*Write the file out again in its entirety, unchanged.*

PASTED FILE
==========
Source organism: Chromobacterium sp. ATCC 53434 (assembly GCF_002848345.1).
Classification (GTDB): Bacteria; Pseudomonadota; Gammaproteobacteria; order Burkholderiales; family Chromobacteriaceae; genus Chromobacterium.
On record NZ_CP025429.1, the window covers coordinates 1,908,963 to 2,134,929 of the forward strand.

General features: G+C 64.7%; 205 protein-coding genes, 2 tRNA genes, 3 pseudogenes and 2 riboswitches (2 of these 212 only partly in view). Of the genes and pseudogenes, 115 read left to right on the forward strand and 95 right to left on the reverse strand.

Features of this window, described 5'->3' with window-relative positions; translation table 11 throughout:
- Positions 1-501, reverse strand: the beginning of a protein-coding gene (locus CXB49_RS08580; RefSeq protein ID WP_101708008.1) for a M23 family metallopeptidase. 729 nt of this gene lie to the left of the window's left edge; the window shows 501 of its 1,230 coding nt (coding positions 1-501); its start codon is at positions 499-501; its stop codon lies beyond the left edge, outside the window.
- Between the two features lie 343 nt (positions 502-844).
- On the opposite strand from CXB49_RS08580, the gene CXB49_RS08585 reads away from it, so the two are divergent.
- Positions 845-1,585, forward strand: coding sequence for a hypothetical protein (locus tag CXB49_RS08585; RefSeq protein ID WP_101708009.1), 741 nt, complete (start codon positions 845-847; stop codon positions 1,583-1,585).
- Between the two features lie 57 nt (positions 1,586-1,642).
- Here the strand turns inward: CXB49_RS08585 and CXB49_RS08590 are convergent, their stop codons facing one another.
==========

Source organism: Chromobacterium sp. ATCC 53434 (assembly GCF_002848345.1).
Classification (GTDB): Bacteria; Pseudomonadota; Gammaproteobacteria; order Burkholderiales; family Chromobacteriaceae; genus Chromobacterium.
On record NZ_CP025429.1, the window covers coordinates 1,908,963 to 2,134,929 of the forward strand.

General features: G+C 64.7%; 205 protein-coding genes, 2 tRNA genes, 3 pseudogenes and 2 riboswitches (2 of these 212 only partly in view). Of the genes and pseudogenes, 115 read left to right on the forward strand and 95 right to left on the reverse strand.

Features of this window, described 5'->3' with window-relative positions; translation table 11 throughout:
- Positions 1-501, reverse strand: the beginning of a protein-coding gene (locus CXB49_RS08580; RefSeq protein ID WP_101708008.1) for a M23 family metallopeptidase. 729 nt of this gene lie to the left of the window's left edge; the window shows 501 of its 1,230 coding nt (coding positions 1-501); its start codon is at positions 499-501; its stop codon lies beyond the left edge, outside the window.
- Between the two features lie 343 nt (positions 502-844).
- On the opposite strand from CXB49_RS08580, the gene CXB49_RS08585 reads away from it, so the two are divergent.
- Positions 845-1,585, forward strand: coding sequence for a hypothetical protein (locus tag CXB49_RS08585; RefSeq protein ID WP_101708009.1), 741 nt, complete (start codon positions 845-847; stop codon positions 1,583-1,585).
- Between the two features lie 57 nt (positions 1,586-1,642).
- Here the strand turns inward: CXB49_RS08585 and CXB49_RS08590 are convergent, their stop codons facing one another.